Tuesday, 2 December 2008

Lunatics (still) in charge of the economic asylums

Global financial markets are crashing, even as the impact is momentarily softened through massive injections of artificial money – which will serve only to extend the pain while numbing us to its virulence. 

But how about us here in little old New Zealand?  No worries:  We’re all going to be okay say the Pollyannas at the New Zealand Institute of Economic Research who “predict,” based on their “models,” that a “pick-up in consumer spending” will “haul” the local economy out of recession “in the first half of next year.”

Clearly these are people who have no conception that their “models” are bad enough at the best of times – and “the best of times” is not the phrase one would use when the fundamentals of the world’s economic structure are creaking like the opening scenes of a Saturday afternoon disaster movie. The world’s money is broken, yet the NZIER and the like continue myopically churning out their “predictions” as if they meant something.

Economics gives no man a crystal ball.  And with “models” as simple as this,* and “predictions” as risible as the one above, it’s no wonder their so-called profession is derided as being so dismal.

* George Reisman points out the standard Keynesian model of GDP, on which the morons at NZIER rely for their risible claim, "is literally playing with half a deck.”

It purports to be a study of the economic system as a whole, yet in ignoring productive expenditure it totally ignores most of the actual spending that takes place in the production of goods and services. It is an economics almost exclusively of consumer spending, not an economics of total spending in the production of goods and services.


  1. Still seeking participants for S&P500 index levels at intrade. Come guys, make money while Keynes is burning :-)

  2. I read that article this morning and had to check to make sure it wasn't an Onion satire!

  3. If the sealing (or ceiling) wax holds the IER prediction could well be right.

    Sure global finances badly need reorganisation as I have said before. But we are putting some expensive patches on the tyres of the economy *we have* and pushing it back on the road.

    I presume you think the NZX and DJI will be lower in 6 months than now. Worth a wager perhaps.

  4. Ruth

    What are you expecting to happen in six months time?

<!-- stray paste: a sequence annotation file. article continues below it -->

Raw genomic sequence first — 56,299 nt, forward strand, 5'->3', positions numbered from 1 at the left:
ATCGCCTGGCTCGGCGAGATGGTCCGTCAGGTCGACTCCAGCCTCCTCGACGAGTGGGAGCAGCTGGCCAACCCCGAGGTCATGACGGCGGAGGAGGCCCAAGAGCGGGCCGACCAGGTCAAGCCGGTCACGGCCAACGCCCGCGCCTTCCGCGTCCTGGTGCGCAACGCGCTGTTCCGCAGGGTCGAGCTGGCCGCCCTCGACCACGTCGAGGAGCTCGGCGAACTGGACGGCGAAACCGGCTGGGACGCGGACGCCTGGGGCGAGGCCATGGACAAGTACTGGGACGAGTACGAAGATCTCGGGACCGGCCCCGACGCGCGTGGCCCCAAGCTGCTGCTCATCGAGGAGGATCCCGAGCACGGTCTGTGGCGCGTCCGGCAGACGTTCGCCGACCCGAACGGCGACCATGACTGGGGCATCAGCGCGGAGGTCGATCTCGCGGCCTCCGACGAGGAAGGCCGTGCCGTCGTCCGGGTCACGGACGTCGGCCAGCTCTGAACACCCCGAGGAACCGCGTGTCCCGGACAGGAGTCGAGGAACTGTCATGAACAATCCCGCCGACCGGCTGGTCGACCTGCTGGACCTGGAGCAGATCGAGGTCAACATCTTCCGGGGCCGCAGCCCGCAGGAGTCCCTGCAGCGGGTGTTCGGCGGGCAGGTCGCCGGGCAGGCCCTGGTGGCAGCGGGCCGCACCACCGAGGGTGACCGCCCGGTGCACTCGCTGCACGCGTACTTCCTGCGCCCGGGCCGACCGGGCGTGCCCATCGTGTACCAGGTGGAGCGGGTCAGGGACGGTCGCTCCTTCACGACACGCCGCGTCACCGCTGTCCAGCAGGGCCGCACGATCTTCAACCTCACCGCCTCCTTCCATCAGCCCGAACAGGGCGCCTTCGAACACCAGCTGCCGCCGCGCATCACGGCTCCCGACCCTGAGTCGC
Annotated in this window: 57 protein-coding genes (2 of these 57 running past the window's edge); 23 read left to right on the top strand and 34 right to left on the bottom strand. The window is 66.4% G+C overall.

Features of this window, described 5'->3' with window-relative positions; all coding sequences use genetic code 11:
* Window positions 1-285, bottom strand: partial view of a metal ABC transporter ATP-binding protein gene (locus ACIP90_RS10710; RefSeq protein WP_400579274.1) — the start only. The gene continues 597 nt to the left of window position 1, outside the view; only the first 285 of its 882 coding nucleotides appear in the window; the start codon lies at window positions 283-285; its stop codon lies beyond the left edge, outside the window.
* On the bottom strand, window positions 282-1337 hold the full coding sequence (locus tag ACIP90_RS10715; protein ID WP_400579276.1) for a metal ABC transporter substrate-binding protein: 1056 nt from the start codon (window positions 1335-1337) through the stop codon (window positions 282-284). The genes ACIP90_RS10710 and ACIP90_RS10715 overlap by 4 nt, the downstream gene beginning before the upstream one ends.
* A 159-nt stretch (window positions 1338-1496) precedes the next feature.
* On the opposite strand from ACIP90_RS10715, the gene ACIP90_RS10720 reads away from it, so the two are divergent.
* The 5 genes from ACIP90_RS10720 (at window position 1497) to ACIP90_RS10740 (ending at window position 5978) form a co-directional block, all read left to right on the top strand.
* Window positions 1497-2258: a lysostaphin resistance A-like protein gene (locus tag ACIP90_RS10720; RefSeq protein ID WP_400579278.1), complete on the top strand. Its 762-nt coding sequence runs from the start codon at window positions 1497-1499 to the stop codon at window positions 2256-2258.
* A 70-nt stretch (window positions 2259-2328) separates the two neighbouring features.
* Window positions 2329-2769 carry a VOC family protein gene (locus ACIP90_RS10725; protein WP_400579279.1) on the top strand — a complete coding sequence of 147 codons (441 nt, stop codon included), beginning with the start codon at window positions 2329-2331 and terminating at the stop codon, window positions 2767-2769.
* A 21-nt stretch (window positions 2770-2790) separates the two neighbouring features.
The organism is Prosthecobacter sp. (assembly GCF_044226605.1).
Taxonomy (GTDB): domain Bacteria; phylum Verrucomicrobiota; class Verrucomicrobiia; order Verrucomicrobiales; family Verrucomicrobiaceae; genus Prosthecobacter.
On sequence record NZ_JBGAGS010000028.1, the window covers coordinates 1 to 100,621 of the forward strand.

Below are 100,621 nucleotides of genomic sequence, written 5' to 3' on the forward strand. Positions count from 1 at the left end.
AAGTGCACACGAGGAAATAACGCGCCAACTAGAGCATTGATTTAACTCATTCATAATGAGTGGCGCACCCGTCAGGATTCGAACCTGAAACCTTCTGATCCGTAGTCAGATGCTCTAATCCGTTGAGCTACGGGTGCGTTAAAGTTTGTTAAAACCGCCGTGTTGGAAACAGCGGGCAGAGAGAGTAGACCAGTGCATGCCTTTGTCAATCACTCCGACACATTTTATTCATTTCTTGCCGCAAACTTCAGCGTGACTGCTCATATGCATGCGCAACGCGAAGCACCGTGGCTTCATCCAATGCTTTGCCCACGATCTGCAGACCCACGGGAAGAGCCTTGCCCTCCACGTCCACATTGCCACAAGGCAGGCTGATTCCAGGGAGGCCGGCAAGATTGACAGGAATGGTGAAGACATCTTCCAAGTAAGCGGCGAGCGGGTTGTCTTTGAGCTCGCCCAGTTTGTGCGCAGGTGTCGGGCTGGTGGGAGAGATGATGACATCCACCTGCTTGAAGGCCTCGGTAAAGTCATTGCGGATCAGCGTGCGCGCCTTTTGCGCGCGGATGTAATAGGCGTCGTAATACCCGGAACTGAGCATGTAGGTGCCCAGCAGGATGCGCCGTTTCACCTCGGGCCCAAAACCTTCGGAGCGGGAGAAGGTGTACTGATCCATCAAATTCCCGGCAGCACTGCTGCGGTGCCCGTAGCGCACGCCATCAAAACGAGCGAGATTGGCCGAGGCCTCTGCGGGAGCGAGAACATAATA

5. Ruth, do you have an inside knowledge of what's gonna happen in 6 months time, based on your husband's meeting with Governor Bollard? Did your husband ask Bollard for a bail out for the local Citigroup NZ? Just curious.

  6. f this is the 6th most read blog, how come you get so few comments?

  7. Hi LGM,

    I think the pessimism is getting overdone. Everyone is running about like that old Scot in Dad's Army crying "We're doomed! We're dooomed!" A sure contrarian indicator.

    To look at it more optimistically, we have low gas prices,lower prices for milk products, housing stagnant or lower - good, low interest rates, lower fruit and vege prices, tax cuts coming up. Unemployment is rising but still historically low.

    As I know you are aware, Austrian followers are permabears for various ideological reasons. I agree with a lot of their stuff, but they are not objective. A few years ago the called DOW 3000 just before one of the biggest and longest bull runs in history. If you are silly enough to have a permanent forecasting position it should at least be the bullish one -- history has shown you will be right 4 times more than you are wrong.

    We see the markets skittering and sliding around now with these big swings - this always happens just before the herd charges off in a new direction. I have started dipping a toe back into the US market -- now is a time for your watchlist to be getting longer, but caution is still needed.

    IMO 2009 will be a year of opportunity.

    PS to the other poster - The local Citigroup is one of their most profitable branches in the world, so no bailout required, just for your guide.

  8. Ruth

    Thanks for responding. I was interested by your comments. I'd be keen to read what you unearth from your banking & finance sector contacts as the new year progresses. If you have the opportunity please post what they are saying as you hear from them.



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